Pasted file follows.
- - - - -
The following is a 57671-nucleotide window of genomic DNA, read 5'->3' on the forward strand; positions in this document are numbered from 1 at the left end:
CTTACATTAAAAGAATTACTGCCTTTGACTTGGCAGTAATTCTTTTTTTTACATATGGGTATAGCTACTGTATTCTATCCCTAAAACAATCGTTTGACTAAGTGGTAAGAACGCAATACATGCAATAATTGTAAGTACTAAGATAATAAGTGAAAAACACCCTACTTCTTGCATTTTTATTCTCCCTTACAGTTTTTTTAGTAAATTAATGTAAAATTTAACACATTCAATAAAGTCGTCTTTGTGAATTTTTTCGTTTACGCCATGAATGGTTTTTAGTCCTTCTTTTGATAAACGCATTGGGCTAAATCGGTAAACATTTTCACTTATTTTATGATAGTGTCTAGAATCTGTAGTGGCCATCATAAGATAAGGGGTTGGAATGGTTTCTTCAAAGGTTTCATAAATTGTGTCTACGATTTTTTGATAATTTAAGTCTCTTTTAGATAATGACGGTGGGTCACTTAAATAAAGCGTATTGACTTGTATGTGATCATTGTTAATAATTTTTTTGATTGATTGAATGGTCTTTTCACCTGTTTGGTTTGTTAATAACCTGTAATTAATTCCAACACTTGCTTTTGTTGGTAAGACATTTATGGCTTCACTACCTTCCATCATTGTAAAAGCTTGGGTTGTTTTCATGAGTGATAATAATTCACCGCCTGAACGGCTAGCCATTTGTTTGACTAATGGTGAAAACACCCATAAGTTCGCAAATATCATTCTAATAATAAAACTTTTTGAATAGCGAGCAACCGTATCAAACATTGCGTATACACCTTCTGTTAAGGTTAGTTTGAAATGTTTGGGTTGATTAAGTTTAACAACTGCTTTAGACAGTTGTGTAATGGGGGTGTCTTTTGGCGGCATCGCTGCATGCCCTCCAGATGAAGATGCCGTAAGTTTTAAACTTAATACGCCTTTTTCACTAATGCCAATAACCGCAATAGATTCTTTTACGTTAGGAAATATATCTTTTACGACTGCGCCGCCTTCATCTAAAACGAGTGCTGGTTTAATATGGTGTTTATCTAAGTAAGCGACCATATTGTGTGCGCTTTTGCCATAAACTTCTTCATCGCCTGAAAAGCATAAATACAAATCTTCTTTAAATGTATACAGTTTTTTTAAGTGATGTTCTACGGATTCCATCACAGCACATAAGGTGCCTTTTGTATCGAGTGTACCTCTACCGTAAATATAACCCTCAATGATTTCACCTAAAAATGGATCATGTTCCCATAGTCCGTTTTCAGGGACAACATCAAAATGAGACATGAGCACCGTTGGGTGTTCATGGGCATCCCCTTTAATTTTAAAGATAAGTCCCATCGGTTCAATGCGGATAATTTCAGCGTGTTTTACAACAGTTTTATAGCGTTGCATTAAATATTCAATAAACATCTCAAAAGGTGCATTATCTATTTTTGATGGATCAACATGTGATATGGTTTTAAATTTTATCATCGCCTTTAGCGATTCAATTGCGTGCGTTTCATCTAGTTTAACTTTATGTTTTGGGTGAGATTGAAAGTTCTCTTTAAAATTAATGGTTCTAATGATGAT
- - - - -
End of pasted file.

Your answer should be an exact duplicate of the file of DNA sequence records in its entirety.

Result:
The following is a 57671-nucleotide window of genomic DNA, read 5'->3' on the forward strand; positions in this document are numbered from 1 at the left end:
CTTACATTAAAAGAATTACTGCCTTTGACTTGGCAGTAATTCTTTTTTTTACATATGGGTATAGCTACTGTATTCTATCCCTAAAACAATCGTTTGACTAAGTGGTAAGAACGCAATACATGCAATAATTGTAAGTACTAAGATAATAAGTGAAAAACACCCTACTTCTTGCATTTTTATTCTCCCTTACAGTTTTTTTAGTAAATTAATGTAAAATTTAACACATTCAATAAAGTCGTCTTTGTGAATTTTTTCGTTTACGCCATGAATGGTTTTTAGTCCTTCTTTTGATAAACGCATTGGGCTAAATCGGTAAACATTTTCACTTATTTTATGATAGTGTCTAGAATCTGTAGTGGCCATCATAAGATAAGGGGTTGGAATGGTTTCTTCAAAGGTTTCATAAATTGTGTCTACGATTTTTTGATAATTTAAGTCTCTTTTAGATAATGACGGTGGGTCACTTAAATAAAGCGTATTGACTTGTATGTGATCATTGTTAATAATTTTTTTGATTGATTGAATGGTCTTTTCACCTGTTTGGTTTGTTAATAACCTGTAATTAATTCCAACACTTGCTTTTGTTGGTAAGACATTTATGGCTTCACTACCTTCCATCATTGTAAAAGCTTGGGTTGTTTTCATGAGTGATAATAATTCACCGCCTGAACGGCTAGCCATTTGTTTGACTAATGGTGAAAACACCCATAAGTTCGCAAATATCATTCTAATAATAAAACTTTTTGAATAGCGAGCAACCGTATCAAACATTGCGTATACACCTTCTGTTAAGGTTAGTTTGAAATGTTTGGGTTGATTAAGTTTAACAACTGCTTTAGACAGTTGTGTAATGGGGGTGTCTTTTGGCGGCATCGCTGCATGCCCTCCAGATGAAGATGCCGTAAGTTTTAAACTTAATACGCCTTTTTCACTAATGCCAATAACCGCAATAGATTCTTTTACGTTAGGAAATATATCTTTTACGACTGCGCCGCCTTCATCTAAAACGAGTGCTGGTTTAATATGGTGTTTATCTAAGTAAGCGACCATATTGTGTGCGCTTTTGCCATAAACTTCTTCATCGCCTGAAAAGCATAAATACAAATCTTCTTTAAATGTATACAGTTTTTTTAAGTGATGTTCTACGGATTCCATCACAGCACATAAGGTGCCTTTTGTATCGAGTGTACCTCTACCGTAAATATAACCCTCAATGATTTCACCTAAAAATGGATCATGTTCCCATAGTCCGTTTTCAGGGACAACATCAAAATGAGACATGAGCACCGTTGGGTGTTCATGGGCATCCCCTTTAATTTTAAAGATAAGTCCCATCGGTTCAATGCGGATAATTTCAGCGTGTTTTACAACAGTTTTATAGCGTTGCATTAAATATTCAATAAACATCTCAAAAGGTGCATTATCTATTTTTGATGGATCAACATGTGATATGGTTTTAAATTTTATCATCGCCTTTAGCGATTCAATTGCGTGCGTTTCATCTAGTTTAACTTTATGTTTTGGGTGAGATTGAAAGTTCTCTTTAAAATTAATGGTTCTAATGATGAT